Forty volunteer leaders and staff from the Jewish Federation of Metropolitan Chicago and its beneficiary agencies traveled to Springfield this week to educate Illinois elected officials and state agency staff about the needs and concerns of the Jewish community.
The meetings come amidst one of the worst budget crises in Illinois’ history.
Led by David Brown, the Federation’s Government Affairs chairman, the group pressed legislators from both parties on vital human services issues.
“The trip to Springfield is part and parcel of our Federation agenda,” Brown said. “This is the best way to make sure that the people who we help every day are on the legislators’ minds as they are going through their daily business.”
The state budget for fiscal year 2011 is projected to have a shortfall of at least $13 billion, which would mean significant cuts to human services in Illinois, forcing the closure of some Jewish community programs.
As one of the largest providers of social services in the state, the Federation system depends on state funds to continue such programs as respite care for families with children who have developmental disabilities; adult day care and other services for the elderly; and mental health services.
The state, whose Federation contracts are supposed to cover about $40 million in services, has reimbursed only a small portion of costs incurred by Federation agencies. Moreover, payments have been as late as several months.
“We are here to remind our elected officials that cuts in the human services field cause devastation in lives,” said Ann-Louise Kleper, Government Affairs Committee member and domestic policy chair. “The Federation and its agencies provide quality programs and services and we want to see those maintained and strengthened, but we are also concerned for the general state of human services.”
The Federation delegation met with Senate President John Cullerton and House Speaker Michael Madigan, who both said they were painfully aware of the negative effect of the current deficits and late payments.
The group also met with House Republican Leader Rep. Tom Cross, Sen. Dan Rutherford, House Majority Leader Rep. Barbara Currie, Assistant Majority Leader Sen. Don Harmon, and Sen. Susan Garrett.
Legislators from both parties acknowledged the current budget crisis and admitted not having done enough to prevent it.
Rep. Julie Hamos, who today succeeded Barry Maram as director of the Department of Healthcare and Family Services, thanked the group for advocating on behalf of those who often do not have a voice. She expressed the hope that she will serve “our community more effectively and will find more creative ways to make the budget work” for social service providers.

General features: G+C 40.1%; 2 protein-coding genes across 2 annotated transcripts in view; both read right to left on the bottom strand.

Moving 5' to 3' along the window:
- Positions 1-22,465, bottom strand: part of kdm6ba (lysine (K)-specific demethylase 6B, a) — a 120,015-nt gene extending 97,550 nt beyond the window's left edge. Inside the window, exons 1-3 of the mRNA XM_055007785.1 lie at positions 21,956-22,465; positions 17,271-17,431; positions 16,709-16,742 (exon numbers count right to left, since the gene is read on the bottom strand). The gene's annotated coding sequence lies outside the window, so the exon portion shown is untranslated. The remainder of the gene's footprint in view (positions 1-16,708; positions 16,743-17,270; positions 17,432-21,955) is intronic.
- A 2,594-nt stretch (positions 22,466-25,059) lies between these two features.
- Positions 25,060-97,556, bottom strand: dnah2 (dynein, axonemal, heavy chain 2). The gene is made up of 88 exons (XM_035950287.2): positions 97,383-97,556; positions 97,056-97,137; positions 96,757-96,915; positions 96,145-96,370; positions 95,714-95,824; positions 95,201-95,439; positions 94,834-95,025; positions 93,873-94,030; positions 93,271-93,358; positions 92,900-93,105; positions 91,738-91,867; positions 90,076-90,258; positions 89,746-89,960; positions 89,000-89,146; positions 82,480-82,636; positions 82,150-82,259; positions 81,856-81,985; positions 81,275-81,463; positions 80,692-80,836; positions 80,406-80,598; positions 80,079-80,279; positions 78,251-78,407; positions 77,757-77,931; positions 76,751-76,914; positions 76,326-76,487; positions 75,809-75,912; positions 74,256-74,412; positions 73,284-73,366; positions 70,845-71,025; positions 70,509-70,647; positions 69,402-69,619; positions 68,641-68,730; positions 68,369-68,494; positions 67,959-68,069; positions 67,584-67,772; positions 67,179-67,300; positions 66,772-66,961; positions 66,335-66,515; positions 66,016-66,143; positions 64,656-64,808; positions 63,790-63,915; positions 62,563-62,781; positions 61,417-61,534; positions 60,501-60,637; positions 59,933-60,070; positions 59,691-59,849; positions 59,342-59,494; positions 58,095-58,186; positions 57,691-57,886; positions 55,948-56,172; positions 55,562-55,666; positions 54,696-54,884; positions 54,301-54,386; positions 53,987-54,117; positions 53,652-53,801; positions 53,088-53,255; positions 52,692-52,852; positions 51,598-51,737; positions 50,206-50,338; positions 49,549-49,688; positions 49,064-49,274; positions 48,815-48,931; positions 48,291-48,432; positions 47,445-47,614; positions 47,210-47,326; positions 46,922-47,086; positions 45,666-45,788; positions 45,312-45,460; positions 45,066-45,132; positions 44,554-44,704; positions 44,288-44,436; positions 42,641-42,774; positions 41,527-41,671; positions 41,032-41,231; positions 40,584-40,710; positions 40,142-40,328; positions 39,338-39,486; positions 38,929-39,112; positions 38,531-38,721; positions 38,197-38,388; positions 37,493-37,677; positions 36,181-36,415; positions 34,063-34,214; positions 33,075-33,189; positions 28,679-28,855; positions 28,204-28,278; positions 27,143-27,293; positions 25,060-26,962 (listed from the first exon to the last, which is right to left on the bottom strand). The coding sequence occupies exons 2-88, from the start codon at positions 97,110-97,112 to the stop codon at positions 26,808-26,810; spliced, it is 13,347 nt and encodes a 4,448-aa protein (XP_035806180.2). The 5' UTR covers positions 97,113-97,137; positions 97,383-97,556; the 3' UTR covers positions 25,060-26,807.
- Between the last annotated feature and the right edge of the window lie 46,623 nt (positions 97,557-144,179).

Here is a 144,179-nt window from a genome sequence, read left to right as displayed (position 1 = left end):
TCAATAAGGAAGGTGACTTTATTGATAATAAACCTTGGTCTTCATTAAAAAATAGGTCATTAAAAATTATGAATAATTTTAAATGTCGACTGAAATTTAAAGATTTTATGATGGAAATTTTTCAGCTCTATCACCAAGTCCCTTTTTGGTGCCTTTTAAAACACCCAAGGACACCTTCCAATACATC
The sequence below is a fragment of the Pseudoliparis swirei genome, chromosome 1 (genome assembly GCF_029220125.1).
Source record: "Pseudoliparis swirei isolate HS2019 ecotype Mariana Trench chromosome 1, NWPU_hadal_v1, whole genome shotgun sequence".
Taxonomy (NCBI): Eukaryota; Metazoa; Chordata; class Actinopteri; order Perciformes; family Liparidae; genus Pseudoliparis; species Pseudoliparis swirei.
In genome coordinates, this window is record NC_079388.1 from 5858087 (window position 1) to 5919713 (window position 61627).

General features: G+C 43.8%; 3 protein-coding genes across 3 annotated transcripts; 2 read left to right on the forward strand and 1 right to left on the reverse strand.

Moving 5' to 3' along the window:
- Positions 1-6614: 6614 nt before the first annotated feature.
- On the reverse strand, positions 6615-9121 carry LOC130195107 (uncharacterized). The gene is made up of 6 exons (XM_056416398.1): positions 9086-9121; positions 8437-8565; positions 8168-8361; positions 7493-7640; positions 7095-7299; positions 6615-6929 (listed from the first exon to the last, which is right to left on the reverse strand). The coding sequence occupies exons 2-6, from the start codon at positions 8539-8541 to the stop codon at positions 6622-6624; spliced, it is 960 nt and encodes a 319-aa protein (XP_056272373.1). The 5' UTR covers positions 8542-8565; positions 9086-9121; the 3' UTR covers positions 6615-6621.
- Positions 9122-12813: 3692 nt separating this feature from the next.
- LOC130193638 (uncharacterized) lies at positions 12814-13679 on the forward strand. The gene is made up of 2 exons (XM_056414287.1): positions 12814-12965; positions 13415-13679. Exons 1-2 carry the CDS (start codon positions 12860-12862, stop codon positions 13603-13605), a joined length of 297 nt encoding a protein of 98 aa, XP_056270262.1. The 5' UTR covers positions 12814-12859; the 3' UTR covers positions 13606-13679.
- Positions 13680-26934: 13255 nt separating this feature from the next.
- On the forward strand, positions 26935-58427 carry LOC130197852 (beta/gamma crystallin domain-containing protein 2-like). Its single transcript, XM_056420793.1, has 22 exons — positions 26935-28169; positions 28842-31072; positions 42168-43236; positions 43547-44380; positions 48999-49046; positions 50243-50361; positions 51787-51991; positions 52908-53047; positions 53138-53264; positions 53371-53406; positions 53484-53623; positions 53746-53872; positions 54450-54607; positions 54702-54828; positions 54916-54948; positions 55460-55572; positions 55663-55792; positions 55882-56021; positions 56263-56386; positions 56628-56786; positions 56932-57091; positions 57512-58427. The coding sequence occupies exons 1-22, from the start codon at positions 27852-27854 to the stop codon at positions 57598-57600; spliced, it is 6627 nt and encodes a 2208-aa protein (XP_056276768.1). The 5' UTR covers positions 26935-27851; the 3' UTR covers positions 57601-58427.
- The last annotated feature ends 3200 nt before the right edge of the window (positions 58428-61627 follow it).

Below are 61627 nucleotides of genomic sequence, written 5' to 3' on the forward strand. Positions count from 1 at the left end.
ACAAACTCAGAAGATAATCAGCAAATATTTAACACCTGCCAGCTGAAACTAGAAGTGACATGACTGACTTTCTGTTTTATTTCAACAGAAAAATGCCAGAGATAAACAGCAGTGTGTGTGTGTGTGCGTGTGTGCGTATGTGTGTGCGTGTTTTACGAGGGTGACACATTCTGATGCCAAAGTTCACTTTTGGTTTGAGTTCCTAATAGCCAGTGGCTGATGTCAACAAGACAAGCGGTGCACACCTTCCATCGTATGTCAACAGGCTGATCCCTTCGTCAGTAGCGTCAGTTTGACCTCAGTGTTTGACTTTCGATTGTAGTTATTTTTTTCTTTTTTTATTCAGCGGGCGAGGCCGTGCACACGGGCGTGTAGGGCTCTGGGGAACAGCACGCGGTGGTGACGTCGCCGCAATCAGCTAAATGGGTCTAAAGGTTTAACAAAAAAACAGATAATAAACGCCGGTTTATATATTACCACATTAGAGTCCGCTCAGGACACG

Maram and his staff also briefed the delegation, acknowledging the importance of Federation services to the well-being of Illinois citizens.
Community leaders also heard State Journal Register political columnist Bernie Schoenburg and Charlie Wheeler, director of the University of Illinois at Springfield Public Affairs Reporting program. Both provided insights into the current political situation and party leadership positions.
This year’s Government Affairs Springfield mission coincided with the state’s annual Holocaust observance, a solemn occasion taking place at the Old State Capitol. Gov. Pat Quinn joined legislators, Holocaust survivors, community organization leaders and delegates for a service in memory of victims of the Nazi regime.
The Governor stressed the importance of Holocaust education and paid particular attention to the Illinois Holocaust Museum & Education Center (IHMEC), which opened last year.
“As governor, I salute all those who stand for truth and against oppression,” Quinn said. “We have a duty and a mission to carry forth the history and ensure that it is never repeated.”
Rep. Sid Mathias, a child of survivors, also praised the state’s efforts in Holocaust education and anti-hate crime legislation. Fritzie Fritzshall, IHMEC president, recalled her experience of living in a Jewish ghetto, being transported to Auschwitz in a cattle car, and surviving the concentration camp and slave labor through the kindness of fellow prisoners, who protected then 13-year-old Fritzshall. She said she promised herself that if she survived, she would commit her life to telling the story of the Holocaust.
The Federation delegation also hosted Jewish legislators for a reception at the Governor’s Mansion. Sen. Jeff Schoenberg, Rep. Lou Lang, Rep. Julie Hamos, Rep. Sid Mathias, Rep. Elaine Nekritz, Rep. Sarah Feigenholtz, Rep. Karen May joined the Federation delegation. Jerry Stermer, chief of staff for the governor, State Tresurer’s Chief of Staff Robin Kelly, Rep. David Miller, Michael Gelder, senior policy adviser to the governor, and state agency staff also attended.